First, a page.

P90 Patient-Delivered Partner Screening: Patient Willingness, Perceptions, and Preferences

Wednesday, March 10, 2010
Pre-Function Lobby & Grand Ballroom D2/E (M4) (Omni Hotel)
Kimberly McBride, PhD, MA, Academic Edge, Inc, Bloomington, IN and Richard Goldsworthy, PhD, Behavior Change and Performance Support, Academic Edge, Inc, Bloomington, IN

Background: Patient-delivered partner treatment (PDPT) is increasingly utilized to enhance Chlamydia and/or gonorrhea treatment and reduce re-infection rates. Patient-delivered partner screening (PDPS) is an additional tool in the expedited partner services (EPS) toolki. PDPS provisions an index patient with a screening kit to be given to partner(s). PDPS offers similar benefits as PDPT: mitigation of care barriers and reduction of overall care costs. However, little is known about patient and partner willingness to engage in PDPS.

Objectives: To assess perceptions regarding PDPS, including willingness to participate, factors influencing willingness, beliefs regarding engagement, and desirability in comparison to other related healthcare behaviors.

Methods: English-speaking men and women (n=20, 20) age 18-40, recruited from an urban STI clinic, completed semi-structured individual interviews, which presented two hypothetical PDPS scenarios, counterbalanced: (a) delivering a screening kit to a partner or (b) using such a kit received from a partner. Perceptions were assessed with both open-ended and multiple-choice/scale questions.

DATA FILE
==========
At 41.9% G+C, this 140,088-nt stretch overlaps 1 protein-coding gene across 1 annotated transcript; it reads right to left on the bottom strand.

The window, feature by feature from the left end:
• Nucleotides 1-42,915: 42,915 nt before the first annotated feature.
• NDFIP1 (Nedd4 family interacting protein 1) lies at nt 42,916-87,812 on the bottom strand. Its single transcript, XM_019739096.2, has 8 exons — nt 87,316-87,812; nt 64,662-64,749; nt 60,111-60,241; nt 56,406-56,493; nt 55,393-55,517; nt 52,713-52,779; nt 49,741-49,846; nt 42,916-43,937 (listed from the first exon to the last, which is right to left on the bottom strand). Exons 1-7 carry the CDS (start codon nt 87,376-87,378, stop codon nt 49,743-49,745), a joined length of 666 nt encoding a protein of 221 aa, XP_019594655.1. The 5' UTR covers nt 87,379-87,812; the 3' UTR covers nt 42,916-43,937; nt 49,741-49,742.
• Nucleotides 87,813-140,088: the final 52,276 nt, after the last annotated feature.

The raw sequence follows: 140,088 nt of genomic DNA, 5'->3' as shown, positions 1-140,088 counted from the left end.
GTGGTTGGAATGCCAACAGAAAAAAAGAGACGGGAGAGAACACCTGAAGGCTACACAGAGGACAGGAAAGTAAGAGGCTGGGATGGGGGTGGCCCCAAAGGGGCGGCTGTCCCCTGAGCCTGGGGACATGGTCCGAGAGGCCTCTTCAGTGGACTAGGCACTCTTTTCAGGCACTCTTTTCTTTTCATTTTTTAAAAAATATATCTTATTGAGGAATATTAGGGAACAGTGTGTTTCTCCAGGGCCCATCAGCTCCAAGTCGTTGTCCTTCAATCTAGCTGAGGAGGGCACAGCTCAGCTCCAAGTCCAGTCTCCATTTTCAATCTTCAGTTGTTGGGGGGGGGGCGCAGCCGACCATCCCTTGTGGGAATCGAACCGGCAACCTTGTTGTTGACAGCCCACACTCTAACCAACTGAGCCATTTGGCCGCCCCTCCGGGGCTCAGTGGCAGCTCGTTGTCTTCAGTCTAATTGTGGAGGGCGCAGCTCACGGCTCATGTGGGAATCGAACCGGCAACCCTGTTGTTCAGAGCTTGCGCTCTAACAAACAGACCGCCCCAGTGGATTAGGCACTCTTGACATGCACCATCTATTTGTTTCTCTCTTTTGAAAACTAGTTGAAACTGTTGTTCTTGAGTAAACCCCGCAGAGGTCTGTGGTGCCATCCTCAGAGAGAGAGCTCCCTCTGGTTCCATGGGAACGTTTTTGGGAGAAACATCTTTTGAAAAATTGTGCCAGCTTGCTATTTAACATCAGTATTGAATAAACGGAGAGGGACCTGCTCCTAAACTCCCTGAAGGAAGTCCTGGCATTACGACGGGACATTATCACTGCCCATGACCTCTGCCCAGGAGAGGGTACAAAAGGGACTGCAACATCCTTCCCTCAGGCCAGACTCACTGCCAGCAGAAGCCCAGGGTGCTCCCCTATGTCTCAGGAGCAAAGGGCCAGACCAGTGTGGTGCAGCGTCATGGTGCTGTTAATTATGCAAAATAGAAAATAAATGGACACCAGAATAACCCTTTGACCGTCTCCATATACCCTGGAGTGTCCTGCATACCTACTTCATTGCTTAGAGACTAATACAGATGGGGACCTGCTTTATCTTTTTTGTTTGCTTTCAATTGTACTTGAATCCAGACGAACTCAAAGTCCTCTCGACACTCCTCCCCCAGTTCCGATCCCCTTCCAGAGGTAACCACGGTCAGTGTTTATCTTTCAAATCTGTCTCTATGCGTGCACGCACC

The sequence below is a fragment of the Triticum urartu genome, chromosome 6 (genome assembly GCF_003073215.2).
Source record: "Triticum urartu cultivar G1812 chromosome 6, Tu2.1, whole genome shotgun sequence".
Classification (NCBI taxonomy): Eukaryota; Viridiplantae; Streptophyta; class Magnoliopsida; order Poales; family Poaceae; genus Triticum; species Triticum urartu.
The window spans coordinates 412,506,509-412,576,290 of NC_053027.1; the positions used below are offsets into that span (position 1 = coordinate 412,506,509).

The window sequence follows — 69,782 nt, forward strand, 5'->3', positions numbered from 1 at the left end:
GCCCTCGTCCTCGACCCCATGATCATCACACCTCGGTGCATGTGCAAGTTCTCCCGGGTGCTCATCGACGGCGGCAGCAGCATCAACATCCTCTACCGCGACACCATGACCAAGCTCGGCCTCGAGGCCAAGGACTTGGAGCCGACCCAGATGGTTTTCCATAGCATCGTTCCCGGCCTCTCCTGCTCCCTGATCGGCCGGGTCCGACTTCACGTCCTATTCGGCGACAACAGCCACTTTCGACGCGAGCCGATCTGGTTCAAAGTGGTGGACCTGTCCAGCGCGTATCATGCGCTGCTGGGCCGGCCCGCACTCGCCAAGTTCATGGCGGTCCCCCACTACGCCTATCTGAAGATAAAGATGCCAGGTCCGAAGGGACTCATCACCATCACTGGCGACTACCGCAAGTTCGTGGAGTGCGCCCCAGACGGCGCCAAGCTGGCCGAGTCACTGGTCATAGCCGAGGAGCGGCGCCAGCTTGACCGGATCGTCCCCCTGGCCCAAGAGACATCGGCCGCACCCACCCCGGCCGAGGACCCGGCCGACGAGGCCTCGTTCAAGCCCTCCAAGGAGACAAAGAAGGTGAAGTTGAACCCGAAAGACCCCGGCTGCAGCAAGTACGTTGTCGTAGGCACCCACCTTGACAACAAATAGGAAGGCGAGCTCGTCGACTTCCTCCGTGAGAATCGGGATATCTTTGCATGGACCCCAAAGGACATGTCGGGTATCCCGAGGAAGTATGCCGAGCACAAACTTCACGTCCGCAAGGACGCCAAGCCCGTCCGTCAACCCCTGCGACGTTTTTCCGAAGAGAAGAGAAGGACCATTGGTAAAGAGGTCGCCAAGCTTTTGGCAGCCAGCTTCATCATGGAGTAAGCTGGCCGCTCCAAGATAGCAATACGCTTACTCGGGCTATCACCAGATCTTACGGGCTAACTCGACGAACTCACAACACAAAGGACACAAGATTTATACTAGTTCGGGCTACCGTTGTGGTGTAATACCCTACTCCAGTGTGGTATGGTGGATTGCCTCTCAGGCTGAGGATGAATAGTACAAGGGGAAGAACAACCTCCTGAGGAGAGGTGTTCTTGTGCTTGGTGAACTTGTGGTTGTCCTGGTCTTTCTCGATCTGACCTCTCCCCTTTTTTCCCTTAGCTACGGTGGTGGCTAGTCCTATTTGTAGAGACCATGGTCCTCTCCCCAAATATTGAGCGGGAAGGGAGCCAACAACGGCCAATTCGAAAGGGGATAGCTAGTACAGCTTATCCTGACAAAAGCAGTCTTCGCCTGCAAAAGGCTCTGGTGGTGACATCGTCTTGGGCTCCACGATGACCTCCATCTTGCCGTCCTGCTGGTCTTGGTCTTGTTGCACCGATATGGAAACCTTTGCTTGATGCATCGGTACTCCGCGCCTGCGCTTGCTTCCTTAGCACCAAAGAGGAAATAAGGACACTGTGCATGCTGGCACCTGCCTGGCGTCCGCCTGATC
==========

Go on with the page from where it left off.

Results: The majority of participants were willing to engage in PDPS delivery and/or receipt. Willingness was contingent on having appropriate information/instructions, relationship context (e.g. close versus casual), and screening kit characteristics (e.g. accuracy, ease of use). Some participants viewed kit delivery as tacit admission of responsibility for the STI transmission, a potential barrier; others viewed it as an opportunity to strengthen the relationship. Many participants preferred alternative practices (including PDPT, or combined PDPS/PDPT).

Conclusions: Healthcare consumers appear willing to engage in PDPS and PDPS may be an important tool in our sexual health services toolkit; however, uptake may be differently burdened by pragmatic issues and consumer perceptions than PDPT.

Implications for Programs, Policy, and/or Research: Further research should quantify the relationship among willingness, identified factors, and participant characteristics, and examine provider practices and informational materials as facilitators/inhibitors of engagement. Providers need to support varying PDPS perceptions, including the intersection of relationship status, STI “blame,” and willingness.

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